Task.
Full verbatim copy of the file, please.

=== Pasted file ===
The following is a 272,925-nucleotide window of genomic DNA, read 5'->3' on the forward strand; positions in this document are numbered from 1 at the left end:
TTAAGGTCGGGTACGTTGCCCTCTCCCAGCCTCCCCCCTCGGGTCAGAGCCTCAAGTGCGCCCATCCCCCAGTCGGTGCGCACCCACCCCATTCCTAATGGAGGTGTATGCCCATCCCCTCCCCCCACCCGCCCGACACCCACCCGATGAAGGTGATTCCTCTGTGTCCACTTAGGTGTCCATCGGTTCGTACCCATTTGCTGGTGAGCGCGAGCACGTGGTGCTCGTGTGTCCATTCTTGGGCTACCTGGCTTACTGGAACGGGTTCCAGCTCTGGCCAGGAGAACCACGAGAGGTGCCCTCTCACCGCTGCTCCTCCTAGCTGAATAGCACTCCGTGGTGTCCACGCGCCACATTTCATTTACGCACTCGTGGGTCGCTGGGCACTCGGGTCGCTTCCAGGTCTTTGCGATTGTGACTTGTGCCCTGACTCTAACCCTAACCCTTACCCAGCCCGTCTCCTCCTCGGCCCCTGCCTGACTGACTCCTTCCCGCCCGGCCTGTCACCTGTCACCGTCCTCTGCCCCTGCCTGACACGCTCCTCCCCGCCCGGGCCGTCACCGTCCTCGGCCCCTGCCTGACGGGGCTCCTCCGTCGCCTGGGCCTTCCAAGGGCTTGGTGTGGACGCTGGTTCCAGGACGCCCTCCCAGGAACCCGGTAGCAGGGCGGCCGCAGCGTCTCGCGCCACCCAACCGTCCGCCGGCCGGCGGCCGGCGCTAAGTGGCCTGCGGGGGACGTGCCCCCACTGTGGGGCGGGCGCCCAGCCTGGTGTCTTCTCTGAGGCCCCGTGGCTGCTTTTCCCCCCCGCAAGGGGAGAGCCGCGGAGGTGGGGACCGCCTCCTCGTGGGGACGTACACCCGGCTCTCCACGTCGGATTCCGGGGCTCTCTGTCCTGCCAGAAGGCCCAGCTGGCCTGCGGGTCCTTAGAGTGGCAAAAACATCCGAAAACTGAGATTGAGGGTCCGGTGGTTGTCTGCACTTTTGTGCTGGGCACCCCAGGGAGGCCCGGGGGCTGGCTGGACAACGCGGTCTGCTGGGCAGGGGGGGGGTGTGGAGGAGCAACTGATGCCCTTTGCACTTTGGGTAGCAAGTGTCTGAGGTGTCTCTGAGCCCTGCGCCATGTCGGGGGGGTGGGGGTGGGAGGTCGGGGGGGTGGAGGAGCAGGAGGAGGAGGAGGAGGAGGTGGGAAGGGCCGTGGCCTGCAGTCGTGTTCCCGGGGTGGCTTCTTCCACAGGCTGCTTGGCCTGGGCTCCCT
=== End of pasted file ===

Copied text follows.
The following is a 272,925-nucleotide window of genomic DNA, read 5'->3' on the forward strand; positions in this document are numbered from 1 at the left end:
TTAAGGTCGGGTACGTTGCCCTCTCCCAGCCTCCCCCCTCGGGTCAGAGCCTCAAGTGCGCCCATCCCCCAGTCGGTGCGCACCCACCCCATTCCTAATGGAGGTGTATGCCCATCCCCTCCCCCCACCCGCCCGACACCCACCCGATGAAGGTGATTCCTCTGTGTCCACTTAGGTGTCCATCGGTTCGTACCCATTTGCTGGTGAGCGCGAGCACGTGGTGCTCGTGTGTCCATTCTTGGGCTACCTGGCTTACTGGAACGGGTTCCAGCTCTGGCCAGGAGAACCACGAGAGGTGCCCTCTCACCGCTGCTCCTCCTAGCTGAATAGCACTCCGTGGTGTCCACGCGCCACATTTCATTTACGCACTCGTGGGTCGCTGGGCACTCGGGTCGCTTCCAGGTCTTTGCGATTGTGACTTGTGCCCTGACTCTAACCCTAACCCTTACCCAGCCCGTCTCCTCCTCGGCCCCTGCCTGACTGACTCCTTCCCGCCCGGCCTGTCACCTGTCACCGTCCTCTGCCCCTGCCTGACACGCTCCTCCCCGCCCGGGCCGTCACCGTCCTCGGCCCCTGCCTGACGGGGCTCCTCCGTCGCCTGGGCCTTCCAAGGGCTTGGTGTGGACGCTGGTTCCAGGACGCCCTCCCAGGAACCCGGTAGCAGGGCGGCCGCAGCGTCTCGCGCCACCCAACCGTCCGCCGGCCGGCGGCCGGCGCTAAGTGGCCTGCGGGGGACGTGCCCCCACTGTGGGGCGGGCGCCCAGCCTGGTGTCTTCTCTGAGGCCCCGTGGCTGCTTTTCCCCCCCGCAAGGGGAGAGCCGCGGAGGTGGGGACCGCCTCCTCGTGGGGACGTACACCCGGCTCTCCACGTCGGATTCCGGGGCTCTCTGTCCTGCCAGAAGGCCCAGCTGGCCTGCGGGTCCTTAGAGTGGCAAAAACATCCGAAAACTGAGATTGAGGGTCCGGTGGTTGTCTGCACTTTTGTGCTGGGCACCCCAGGGAGGCCCGGGGGCTGGCTGGACAACGCGGTCTGCTGGGCAGGGGGGGGGTGTGGAGGAGCAACTGATGCCCTTTGCACTTTGGGTAGCAAGTGTCTGAGGTGTCTCTGAGCCCTGCGCCATGTCGGGGGGGTGGGGGTGGGAGGTCGGGGGGGTGGAGGAGCAGGAGGAGGAGGAGGAGGAGGTGGGAAGGGCCGTGGCCTGCAGTCGTGTTCCCGGGGTGGCTTCTTCCACAGGCTGCTTGGCCTGGGCTCCCT